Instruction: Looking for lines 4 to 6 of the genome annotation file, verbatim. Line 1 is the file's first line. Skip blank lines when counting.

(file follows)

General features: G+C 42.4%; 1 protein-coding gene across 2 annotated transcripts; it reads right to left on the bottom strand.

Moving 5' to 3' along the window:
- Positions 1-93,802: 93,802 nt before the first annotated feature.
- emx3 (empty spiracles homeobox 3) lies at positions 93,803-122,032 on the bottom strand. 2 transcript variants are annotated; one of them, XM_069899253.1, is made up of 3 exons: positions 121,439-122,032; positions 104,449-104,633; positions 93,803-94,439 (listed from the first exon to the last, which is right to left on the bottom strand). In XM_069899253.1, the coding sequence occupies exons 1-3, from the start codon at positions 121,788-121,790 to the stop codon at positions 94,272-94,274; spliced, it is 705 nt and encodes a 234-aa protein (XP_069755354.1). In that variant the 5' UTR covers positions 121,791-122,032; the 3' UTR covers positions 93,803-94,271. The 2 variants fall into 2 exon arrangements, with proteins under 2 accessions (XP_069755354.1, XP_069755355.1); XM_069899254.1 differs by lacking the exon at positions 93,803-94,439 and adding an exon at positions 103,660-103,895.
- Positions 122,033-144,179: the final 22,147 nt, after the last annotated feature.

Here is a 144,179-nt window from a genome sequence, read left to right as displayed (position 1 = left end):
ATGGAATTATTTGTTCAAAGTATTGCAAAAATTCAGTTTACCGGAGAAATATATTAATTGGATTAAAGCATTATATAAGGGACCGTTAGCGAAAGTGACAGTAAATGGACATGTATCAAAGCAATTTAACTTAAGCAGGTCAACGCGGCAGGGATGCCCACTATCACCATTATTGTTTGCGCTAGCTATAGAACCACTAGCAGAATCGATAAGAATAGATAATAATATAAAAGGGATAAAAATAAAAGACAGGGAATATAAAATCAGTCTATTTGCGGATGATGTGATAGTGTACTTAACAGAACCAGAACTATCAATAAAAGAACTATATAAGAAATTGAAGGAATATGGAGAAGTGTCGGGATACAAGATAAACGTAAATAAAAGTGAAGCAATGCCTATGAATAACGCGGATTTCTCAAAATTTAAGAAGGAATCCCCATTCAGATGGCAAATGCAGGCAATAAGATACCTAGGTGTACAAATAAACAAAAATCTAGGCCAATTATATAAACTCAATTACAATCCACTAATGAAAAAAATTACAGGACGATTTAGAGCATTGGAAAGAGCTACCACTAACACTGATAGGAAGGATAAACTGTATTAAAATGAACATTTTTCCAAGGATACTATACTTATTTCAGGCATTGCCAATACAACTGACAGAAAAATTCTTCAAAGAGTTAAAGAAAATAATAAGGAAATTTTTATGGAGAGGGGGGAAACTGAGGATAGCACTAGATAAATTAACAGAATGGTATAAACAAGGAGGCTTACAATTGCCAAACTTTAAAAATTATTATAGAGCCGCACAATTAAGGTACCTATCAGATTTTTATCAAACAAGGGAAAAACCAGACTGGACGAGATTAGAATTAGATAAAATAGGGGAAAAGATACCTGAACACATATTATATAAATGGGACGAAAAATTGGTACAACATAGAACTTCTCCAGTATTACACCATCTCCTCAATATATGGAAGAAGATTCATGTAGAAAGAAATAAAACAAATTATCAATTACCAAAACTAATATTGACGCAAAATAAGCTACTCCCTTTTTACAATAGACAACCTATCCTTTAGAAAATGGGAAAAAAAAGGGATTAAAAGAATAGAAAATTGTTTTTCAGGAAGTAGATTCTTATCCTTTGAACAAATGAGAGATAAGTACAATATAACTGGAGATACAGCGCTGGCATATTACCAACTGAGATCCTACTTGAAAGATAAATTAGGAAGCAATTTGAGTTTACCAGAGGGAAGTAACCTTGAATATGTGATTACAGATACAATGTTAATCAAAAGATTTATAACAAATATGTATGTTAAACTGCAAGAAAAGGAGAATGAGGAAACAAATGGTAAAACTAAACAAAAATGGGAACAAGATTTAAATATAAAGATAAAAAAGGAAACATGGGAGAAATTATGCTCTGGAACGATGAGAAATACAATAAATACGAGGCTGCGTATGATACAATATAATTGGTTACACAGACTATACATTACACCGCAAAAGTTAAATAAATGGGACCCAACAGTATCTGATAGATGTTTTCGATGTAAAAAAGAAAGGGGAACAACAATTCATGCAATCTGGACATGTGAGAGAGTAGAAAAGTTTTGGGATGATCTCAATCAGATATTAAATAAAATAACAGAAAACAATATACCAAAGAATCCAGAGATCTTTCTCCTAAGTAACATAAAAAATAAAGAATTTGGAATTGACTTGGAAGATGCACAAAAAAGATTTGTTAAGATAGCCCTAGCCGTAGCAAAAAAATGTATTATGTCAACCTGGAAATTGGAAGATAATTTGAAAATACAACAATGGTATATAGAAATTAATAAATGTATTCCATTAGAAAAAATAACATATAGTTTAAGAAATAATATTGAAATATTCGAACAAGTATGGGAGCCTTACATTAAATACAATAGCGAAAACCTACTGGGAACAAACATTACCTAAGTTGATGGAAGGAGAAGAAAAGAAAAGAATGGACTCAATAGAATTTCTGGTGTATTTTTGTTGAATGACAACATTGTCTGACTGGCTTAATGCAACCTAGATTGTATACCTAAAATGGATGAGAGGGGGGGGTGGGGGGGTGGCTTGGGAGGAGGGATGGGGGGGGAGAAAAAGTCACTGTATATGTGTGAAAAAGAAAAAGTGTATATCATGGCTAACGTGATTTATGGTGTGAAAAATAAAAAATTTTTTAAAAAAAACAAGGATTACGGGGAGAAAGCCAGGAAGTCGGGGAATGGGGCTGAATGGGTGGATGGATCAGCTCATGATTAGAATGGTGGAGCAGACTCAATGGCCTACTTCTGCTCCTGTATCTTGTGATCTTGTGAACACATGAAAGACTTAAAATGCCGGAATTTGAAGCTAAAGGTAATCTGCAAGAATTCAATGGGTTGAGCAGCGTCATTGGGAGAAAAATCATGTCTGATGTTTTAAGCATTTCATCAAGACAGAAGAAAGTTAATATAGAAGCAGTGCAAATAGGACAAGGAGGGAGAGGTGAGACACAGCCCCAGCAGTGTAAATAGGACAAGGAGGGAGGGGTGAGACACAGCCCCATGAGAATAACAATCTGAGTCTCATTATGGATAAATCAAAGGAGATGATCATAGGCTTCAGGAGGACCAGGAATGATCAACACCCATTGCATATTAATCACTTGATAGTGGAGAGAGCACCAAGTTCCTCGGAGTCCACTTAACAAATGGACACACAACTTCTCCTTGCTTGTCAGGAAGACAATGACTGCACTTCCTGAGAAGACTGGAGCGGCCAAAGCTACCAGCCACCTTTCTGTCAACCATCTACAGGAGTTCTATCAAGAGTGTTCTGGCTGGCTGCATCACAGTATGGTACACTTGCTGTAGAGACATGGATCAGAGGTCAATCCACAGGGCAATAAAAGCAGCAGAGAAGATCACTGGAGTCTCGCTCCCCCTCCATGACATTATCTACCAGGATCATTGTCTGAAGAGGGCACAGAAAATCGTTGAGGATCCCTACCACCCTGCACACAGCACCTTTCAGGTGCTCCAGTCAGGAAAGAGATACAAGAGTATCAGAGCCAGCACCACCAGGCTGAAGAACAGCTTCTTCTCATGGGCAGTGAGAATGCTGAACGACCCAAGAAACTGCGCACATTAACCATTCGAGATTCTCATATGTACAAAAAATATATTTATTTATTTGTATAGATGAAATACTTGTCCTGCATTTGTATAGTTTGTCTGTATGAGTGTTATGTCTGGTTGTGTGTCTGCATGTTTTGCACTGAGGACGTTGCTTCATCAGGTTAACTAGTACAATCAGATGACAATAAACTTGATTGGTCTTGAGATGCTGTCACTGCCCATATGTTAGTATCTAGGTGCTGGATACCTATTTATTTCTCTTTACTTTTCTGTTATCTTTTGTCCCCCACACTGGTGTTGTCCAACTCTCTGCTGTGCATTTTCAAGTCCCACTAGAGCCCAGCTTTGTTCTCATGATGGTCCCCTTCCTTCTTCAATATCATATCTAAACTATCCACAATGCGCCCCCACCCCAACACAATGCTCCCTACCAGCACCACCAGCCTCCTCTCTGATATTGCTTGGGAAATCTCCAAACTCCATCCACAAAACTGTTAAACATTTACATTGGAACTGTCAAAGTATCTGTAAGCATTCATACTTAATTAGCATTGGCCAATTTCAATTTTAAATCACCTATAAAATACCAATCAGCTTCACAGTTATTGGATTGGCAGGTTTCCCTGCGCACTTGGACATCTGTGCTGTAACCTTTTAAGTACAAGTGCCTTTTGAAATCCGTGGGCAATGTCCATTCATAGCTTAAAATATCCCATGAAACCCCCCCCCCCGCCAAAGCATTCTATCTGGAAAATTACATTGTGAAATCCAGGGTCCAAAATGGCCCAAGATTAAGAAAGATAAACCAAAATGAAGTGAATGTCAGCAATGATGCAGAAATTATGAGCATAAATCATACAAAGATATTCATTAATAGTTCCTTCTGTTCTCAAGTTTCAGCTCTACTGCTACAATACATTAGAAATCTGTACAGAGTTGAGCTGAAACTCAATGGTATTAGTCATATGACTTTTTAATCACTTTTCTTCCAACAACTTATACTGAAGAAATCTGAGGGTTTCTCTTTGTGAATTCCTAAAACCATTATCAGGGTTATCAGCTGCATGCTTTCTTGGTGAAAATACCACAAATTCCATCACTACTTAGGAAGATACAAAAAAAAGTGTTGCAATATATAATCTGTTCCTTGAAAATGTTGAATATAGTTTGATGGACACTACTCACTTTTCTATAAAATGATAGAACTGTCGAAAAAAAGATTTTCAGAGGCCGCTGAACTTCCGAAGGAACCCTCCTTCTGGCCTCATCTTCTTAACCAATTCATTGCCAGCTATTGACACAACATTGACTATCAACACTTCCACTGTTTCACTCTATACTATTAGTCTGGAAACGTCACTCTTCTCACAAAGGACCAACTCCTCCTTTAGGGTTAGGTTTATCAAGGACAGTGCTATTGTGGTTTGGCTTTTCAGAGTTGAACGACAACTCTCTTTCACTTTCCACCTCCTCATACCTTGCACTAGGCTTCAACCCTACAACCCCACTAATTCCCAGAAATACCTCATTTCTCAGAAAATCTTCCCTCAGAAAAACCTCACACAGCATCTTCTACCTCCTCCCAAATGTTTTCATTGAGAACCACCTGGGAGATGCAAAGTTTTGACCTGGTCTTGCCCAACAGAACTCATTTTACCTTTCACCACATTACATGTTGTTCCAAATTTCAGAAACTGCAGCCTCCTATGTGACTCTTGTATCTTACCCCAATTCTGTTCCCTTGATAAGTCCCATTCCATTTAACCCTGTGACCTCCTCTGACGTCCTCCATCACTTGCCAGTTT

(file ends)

- emx3 (empty spiracles homeobox 3) lies at positions 93,803-122,032 on the bottom strand. 2 transcript variants are annotated; one of them, XM_069899253.1, is made up of 3 exons: positions 121,439-122,032; positions 104,449-104,633; positions 93,803-94,439 (listed from the first exon to the last, which is right to left on the bottom strand). In XM_069899253.1, the coding sequence occupies exons 1-3, from the start codon at positions 121,788-121,790 to the stop codon at positions 94,272-94,274; spliced, it is 705 nt and encodes a 234-aa protein (XP_069755354.1). In that variant the 5' UTR covers positions 121,791-122,032; the 3' UTR covers positions 93,803-94,271. The 2 variants fall into 2 exon arrangements, with proteins under 2 accessions (XP_069755354.1, XP_069755355.1); XM_069899254.1 differs by lacking the exon at positions 93,803-94,439 and adding an exon at positions 103,660-103,895.
- Positions 122,033-144,179: the final 22,147 nt, after the last annotated feature.

Here is a 144,179-nt window from a genome sequence, read left to right as displayed (position 1 = left end):